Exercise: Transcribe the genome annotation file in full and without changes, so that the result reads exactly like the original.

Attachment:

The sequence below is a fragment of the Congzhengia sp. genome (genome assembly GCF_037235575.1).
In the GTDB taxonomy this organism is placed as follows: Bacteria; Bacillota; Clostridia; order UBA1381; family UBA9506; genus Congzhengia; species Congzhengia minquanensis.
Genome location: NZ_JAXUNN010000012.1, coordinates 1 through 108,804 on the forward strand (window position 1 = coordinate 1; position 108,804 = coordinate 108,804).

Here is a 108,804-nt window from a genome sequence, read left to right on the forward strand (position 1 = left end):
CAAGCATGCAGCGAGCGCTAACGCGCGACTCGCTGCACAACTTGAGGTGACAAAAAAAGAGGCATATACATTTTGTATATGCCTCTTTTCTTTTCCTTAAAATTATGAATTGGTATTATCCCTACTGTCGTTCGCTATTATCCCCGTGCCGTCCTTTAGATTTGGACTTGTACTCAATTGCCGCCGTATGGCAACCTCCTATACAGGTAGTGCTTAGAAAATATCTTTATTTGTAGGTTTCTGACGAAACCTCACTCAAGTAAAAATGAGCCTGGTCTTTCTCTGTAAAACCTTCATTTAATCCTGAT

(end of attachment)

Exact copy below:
The sequence below is a fragment of the Congzhengia sp. genome (genome assembly GCF_037235575.1).
In the GTDB taxonomy this organism is placed as follows: Bacteria; Bacillota; Clostridia; order UBA1381; family UBA9506; genus Congzhengia; species Congzhengia minquanensis.
Genome location: NZ_JAXUNN010000012.1, coordinates 1 through 108,804 on the forward strand (window position 1 = coordinate 1; position 108,804 = coordinate 108,804).

Here is a 108,804-nt window from a genome sequence, read left to right on the forward strand (position 1 = left end):
CAAGCATGCAGCGAGCGCTAACGCGCGACTCGCTGCACAACTTGAGGTGACAAAAAAAGAGGCATATACATTTTGTATATGCCTCTTTTCTTTTCCTTAAAATTATGAATTGGTATTATCCCTACTGTCGTTCGCTATTATCCCCGTGCCGTCCTTTAGATTTGGACTTGTACTCAATTGCCGCCGTATGGCAACCTCCTATACAGGTAGTGCTTAGAAAATATCTTTATTTGTAGGTTTCTGACGAAACCTCACTCAAGTAAAAATGAGCCTGGTCTTTCTCTGTAAAACCTTCATTTAATCCTGAT